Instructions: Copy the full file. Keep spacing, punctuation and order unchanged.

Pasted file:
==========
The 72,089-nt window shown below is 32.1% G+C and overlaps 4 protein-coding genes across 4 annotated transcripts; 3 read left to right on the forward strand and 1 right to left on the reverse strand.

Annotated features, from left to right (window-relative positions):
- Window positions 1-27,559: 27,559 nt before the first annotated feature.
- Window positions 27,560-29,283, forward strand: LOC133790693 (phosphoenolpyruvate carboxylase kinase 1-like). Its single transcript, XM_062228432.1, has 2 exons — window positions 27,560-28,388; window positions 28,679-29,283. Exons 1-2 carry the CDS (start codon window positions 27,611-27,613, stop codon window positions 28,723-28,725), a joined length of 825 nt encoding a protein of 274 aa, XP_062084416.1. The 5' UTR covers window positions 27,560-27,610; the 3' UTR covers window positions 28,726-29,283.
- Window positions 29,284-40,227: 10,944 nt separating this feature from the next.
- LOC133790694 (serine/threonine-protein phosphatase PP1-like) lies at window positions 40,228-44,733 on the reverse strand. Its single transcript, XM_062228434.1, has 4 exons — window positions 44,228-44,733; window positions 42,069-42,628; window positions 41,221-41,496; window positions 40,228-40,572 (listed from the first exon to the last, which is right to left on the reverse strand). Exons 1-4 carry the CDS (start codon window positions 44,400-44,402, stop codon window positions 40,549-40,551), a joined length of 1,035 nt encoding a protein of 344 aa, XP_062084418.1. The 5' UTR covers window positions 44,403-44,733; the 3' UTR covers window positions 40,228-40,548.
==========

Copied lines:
The 72,089-nt window shown below is 32.1% G+C and overlaps 4 protein-coding genes across 4 annotated transcripts; 3 read left to right on the forward strand and 1 right to left on the reverse strand.

Annotated features, from left to right (window-relative positions):
- Window positions 1-27,559: 27,559 nt before the first annotated feature.
- Window positions 27,560-29,283, forward strand: LOC133790693 (phosphoenolpyruvate carboxylase kinase 1-like). Its single transcript, XM_062228432.1, has 2 exons — window positions 27,560-28,388; window positions 28,679-29,283. Exons 1-2 carry the CDS (start codon window positions 27,611-27,613, stop codon window positions 28,723-28,725), a joined length of 825 nt encoding a protein of 274 aa, XP_062084416.1. The 5' UTR covers window positions 27,560-27,610; the 3' UTR covers window positions 28,726-29,283.
- Window positions 29,284-40,227: 10,944 nt separating this feature from the next.
- LOC133790694 (serine/threonine-protein phosphatase PP1-like) lies at window positions 40,228-44,733 on the reverse strand. Its single transcript, XM_062228434.1, has 4 exons — window positions 44,228-44,733; window positions 42,069-42,628; window positions 41,221-41,496; window positions 40,228-40,572 (listed from the first exon to the last, which is right to left on the reverse strand). Exons 1-4 carry the CDS (start codon window positions 44,400-44,402, stop codon window positions 40,549-40,551), a joined length of 1,035 nt encoding a protein of 344 aa, XP_062084418.1. The 5' UTR covers window positions 44,403-44,733; the 3' UTR covers window positions 40,228-40,548.